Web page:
"I love George," Dement said. "Everybody in the state tried to recruit George. We tried to recruit him. He's a great student and obviously a great player. I mean, look at what he's doing already. He was tremendous.
"As great as Gee is, to me, I think the key (for Houston to win) is with George and Kenny (Younger). If you keep them off the boards and keep them from running, you should be able to control (the Cougars)," he said.
Despite his efforts in the game, Williams could not hide his frustration in defeat.
"I've had a problem with the team effort from our team," Williams said. "Nothing the other team does really affects our team. In our loss against (California on Nov. 20), it wasn't so much the things that Cal did. It was the things that we didn't do. It was the same thing in this game."
SMU won the rebounding battle 56-52 while committing 14 turnovers, four less than Houston's 18. UH allowed many fast break baskets as the Mustangs shot 43 percent in the second half, outscoring the Cougars 51-45.
"Our transition defense was terrible," Williams said. "There's no way around it. It was just awful. That's a team effort, just like every other aspect of the game. SMU had a good transition offense and we had a poor transition defense."
The Cougars competed well in the first half, but a late 16-8 run in the final 6:26 of the half gave SMU a 43-35 lead at halftime.
The Mustangs came out of the gates quickly at the start of the second with a 17-10 run. Davis and sophomore Damon Hancock led the way for SMU as the Cougars committed four turnovers during the Mustangs' run.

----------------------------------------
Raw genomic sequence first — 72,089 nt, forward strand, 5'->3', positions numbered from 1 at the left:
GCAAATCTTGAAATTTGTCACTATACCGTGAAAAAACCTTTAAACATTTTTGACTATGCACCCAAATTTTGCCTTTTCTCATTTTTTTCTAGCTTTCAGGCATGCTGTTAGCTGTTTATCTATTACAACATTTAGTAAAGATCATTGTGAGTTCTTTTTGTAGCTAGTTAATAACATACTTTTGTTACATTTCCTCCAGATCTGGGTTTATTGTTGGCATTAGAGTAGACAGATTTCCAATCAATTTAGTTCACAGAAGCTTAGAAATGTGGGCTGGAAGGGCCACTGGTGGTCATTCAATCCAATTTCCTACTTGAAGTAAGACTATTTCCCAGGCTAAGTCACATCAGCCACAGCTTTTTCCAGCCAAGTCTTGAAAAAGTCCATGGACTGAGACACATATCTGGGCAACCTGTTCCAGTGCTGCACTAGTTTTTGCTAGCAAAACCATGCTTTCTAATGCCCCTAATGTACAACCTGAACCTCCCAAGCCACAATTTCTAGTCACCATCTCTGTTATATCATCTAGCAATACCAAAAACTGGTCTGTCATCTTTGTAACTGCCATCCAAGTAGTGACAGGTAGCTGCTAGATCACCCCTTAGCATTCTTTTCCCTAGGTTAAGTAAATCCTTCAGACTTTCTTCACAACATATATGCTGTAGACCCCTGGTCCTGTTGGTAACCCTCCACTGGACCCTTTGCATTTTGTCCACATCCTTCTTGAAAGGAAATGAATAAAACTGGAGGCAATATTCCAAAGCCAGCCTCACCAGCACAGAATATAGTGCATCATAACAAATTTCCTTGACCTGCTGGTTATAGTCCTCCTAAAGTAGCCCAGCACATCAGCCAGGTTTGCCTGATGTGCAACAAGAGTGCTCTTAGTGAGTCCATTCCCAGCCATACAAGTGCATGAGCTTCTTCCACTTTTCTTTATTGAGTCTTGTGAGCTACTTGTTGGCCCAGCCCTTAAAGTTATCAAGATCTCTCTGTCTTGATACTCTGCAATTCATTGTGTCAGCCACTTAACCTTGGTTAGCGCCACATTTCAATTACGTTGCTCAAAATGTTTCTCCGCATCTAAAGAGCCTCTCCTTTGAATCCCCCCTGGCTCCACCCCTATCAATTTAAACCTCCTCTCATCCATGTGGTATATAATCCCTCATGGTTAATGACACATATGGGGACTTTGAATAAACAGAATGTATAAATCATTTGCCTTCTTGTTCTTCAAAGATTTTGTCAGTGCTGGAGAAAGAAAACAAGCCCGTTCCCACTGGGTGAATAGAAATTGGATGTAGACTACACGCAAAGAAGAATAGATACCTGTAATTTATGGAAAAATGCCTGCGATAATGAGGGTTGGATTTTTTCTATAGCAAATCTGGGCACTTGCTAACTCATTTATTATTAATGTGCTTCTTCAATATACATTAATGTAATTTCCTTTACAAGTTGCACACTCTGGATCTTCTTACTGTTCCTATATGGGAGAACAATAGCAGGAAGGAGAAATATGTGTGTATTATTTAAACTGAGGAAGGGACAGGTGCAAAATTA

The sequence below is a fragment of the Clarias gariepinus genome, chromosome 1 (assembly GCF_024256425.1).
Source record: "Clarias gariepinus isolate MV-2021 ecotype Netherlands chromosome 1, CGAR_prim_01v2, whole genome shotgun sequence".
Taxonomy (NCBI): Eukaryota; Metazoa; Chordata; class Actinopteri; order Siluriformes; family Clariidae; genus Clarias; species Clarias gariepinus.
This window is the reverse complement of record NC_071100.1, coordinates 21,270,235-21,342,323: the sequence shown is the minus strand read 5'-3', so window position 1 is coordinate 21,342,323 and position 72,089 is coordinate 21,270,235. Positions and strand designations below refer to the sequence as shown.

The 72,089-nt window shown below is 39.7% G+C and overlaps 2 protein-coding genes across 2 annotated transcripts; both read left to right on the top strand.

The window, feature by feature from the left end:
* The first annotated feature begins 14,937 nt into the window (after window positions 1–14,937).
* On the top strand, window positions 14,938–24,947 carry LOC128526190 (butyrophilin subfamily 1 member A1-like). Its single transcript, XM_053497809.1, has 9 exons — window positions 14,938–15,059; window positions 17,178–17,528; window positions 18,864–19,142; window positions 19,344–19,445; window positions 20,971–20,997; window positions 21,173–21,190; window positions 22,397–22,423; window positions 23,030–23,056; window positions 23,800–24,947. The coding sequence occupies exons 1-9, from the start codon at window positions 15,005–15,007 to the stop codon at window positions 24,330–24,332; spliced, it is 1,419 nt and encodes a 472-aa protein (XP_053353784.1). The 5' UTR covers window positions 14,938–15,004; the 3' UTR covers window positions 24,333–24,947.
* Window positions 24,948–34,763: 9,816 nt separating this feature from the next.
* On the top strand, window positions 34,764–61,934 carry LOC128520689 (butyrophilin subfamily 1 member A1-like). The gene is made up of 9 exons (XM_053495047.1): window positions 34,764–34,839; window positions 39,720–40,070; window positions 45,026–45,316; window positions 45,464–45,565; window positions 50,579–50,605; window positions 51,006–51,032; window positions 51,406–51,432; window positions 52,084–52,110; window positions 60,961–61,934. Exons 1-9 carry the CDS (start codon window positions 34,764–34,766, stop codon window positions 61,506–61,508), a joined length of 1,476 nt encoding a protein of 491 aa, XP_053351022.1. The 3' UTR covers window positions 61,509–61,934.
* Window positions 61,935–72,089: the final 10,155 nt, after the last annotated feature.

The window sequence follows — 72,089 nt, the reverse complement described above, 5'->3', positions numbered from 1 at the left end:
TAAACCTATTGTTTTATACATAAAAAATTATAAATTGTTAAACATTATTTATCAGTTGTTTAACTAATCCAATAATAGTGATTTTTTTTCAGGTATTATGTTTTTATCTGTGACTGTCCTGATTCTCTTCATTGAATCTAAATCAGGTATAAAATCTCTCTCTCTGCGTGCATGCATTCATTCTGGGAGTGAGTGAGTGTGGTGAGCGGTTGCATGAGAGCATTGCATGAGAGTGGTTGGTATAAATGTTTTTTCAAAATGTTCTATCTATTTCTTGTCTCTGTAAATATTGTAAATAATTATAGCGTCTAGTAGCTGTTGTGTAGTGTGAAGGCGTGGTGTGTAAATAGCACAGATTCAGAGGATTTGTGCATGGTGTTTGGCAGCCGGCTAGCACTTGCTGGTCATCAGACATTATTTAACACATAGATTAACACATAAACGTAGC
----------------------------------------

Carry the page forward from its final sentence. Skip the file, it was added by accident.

"In the first half, we tried zone defense, and that didn't work," Drexler said. "So we tried trapping and pressing in the second half. It worked a little bit, but we couldn't complete the play. We'd make a great steal, come down and make a spectacular turnover.
"It was just one of those nights. Nothing was going -- we couldn't handle the ball, too many turnovers, too many missed shots, no defense -- it's tough to win when none of those are working," he said.
The game was very physical as a total of 55 personal fouls were whistled with three players fouling out (Younger, Houston's Tega Moceanu and SMU's DeWayne Floyd).
"I knew it would be a much more physical game than the first two games that we've played," Dement said. "We had to adjust to that a little bit and I think we did.
"It was a tough game to call, there was a lot of athleticism out there. There were a lot of bodies hitting out there. We obviously adjusted pretty well because we got to the free throw line and we out-rebounded them," he said.
Drexler had a bit of a different take on the physical aspect of Saturday's game.
"It wasn't too physical," he said. "They pushed and we got out of the way. To be physical, you've got to push back. That's pretty much what happened, with a few exceptions. They had three or four guys going to the boards every single time and they just got easy put-backs.
"Every time we played great defense, it was nullified by a great put-back. Our big guys would go for a block and nobody would come and seal their guys off," he said.
The Cougars will be off until Friday when they travel to Iowa City, Iowa for the Hawkeye Classic. Saturday's game will most likely prompt the team to discuss a lot in practice, especially if the Cougars want to avoid another poor showing.
"We've got to take a look at ourselves," Gervin said. "We took a loss
at home. Everybody's got to suck it up. This is only our fourth game of
the season, so we've got to use this as a learning experience."